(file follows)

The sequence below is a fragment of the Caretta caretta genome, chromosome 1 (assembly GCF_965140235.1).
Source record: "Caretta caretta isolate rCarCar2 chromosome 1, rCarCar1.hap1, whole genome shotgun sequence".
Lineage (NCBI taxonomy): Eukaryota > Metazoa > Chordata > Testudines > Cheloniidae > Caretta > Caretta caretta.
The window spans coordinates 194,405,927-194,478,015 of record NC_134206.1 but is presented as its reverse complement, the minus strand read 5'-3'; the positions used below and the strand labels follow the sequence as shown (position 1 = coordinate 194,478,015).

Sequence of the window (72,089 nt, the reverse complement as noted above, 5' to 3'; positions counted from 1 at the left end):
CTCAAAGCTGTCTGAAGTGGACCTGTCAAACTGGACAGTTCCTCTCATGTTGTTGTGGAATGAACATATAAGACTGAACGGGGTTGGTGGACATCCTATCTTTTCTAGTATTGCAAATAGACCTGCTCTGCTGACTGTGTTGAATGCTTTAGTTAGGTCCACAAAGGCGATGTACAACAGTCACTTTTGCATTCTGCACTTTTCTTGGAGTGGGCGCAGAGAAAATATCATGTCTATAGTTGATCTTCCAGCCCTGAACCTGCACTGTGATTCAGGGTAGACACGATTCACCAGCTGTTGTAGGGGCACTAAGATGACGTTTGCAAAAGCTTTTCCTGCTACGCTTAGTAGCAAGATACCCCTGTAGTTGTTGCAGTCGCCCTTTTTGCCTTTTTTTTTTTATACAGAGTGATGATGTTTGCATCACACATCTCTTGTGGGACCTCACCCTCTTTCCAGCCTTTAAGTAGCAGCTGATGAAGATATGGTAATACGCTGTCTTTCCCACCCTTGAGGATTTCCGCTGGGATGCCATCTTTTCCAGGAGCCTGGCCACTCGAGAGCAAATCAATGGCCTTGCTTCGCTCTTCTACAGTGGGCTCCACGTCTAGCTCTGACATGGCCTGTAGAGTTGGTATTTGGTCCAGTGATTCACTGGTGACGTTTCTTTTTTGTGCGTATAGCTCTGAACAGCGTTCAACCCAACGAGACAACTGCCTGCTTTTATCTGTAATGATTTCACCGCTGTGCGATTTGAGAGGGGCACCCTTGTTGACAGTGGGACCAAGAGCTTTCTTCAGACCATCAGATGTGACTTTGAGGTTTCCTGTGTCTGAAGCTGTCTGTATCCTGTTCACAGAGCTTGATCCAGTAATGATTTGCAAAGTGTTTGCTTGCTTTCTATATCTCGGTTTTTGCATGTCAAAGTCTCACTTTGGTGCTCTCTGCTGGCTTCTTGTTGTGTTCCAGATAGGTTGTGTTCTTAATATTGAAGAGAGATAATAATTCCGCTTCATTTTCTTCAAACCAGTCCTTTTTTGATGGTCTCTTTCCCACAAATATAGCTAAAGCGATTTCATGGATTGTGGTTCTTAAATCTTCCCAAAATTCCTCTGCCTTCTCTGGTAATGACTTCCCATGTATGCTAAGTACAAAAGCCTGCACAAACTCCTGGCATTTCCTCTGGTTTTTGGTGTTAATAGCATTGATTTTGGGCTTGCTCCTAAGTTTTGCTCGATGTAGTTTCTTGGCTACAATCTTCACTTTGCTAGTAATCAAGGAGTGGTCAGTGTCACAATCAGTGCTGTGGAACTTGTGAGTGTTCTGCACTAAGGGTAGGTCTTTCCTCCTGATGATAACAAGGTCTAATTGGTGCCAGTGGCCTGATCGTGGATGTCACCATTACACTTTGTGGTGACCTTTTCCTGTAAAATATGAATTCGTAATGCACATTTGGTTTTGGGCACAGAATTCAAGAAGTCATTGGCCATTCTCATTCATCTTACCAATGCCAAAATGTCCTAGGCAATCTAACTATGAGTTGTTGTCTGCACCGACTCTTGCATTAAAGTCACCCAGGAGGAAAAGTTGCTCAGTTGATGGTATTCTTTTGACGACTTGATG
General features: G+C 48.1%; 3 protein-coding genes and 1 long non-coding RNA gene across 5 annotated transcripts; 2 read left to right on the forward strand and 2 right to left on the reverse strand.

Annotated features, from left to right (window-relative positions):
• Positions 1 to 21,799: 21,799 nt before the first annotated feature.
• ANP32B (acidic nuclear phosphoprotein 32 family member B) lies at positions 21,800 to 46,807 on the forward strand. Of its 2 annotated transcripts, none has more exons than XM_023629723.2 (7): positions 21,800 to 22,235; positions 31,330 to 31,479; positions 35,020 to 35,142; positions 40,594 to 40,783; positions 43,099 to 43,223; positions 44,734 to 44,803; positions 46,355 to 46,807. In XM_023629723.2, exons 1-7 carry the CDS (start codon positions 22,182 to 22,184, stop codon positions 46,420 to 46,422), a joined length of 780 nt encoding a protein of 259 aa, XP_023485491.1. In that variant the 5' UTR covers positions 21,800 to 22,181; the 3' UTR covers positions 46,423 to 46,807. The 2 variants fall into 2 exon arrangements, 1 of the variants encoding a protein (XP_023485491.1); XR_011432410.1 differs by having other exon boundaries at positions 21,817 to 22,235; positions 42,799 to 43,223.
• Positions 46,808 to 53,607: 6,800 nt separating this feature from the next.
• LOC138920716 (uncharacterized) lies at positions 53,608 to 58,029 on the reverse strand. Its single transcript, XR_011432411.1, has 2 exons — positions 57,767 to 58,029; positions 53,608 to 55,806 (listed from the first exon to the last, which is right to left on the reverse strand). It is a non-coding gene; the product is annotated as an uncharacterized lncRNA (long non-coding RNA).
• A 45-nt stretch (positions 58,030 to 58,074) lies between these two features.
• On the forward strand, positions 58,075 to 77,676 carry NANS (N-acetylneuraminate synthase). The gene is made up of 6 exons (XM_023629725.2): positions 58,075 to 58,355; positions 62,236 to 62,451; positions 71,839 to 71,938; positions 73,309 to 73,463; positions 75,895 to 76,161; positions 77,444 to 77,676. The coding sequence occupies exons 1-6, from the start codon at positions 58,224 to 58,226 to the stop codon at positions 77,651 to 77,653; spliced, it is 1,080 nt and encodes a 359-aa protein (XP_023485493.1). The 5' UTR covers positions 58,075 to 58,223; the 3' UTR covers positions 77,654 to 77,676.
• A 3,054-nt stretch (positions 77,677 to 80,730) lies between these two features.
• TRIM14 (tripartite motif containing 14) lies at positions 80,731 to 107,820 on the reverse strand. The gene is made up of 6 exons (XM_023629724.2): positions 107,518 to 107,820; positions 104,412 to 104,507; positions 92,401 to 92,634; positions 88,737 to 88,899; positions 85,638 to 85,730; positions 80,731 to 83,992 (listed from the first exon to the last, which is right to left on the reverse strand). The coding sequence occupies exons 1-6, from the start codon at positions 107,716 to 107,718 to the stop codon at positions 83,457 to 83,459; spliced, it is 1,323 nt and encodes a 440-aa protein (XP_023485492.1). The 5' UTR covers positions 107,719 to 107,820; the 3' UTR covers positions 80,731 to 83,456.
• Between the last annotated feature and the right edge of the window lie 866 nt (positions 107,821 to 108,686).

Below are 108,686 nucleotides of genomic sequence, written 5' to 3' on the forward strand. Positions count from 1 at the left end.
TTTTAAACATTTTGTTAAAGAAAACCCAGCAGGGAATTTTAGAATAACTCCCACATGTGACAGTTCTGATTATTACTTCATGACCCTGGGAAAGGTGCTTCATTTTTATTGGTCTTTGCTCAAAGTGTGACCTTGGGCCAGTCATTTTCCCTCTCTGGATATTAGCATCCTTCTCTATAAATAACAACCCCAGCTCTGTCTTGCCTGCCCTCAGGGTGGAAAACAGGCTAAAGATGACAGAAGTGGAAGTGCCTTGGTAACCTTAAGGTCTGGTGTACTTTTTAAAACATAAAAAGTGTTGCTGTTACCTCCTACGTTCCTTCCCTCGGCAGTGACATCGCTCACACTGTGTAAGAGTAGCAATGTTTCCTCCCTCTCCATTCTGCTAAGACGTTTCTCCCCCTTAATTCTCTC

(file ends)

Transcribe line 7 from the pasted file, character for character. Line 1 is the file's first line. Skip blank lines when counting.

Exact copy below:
General features: G+C 48.1%; 3 protein-coding genes and 1 long non-coding RNA gene across 5 annotated transcripts; 2 read left to right on the forward strand and 2 right to left on the reverse strand.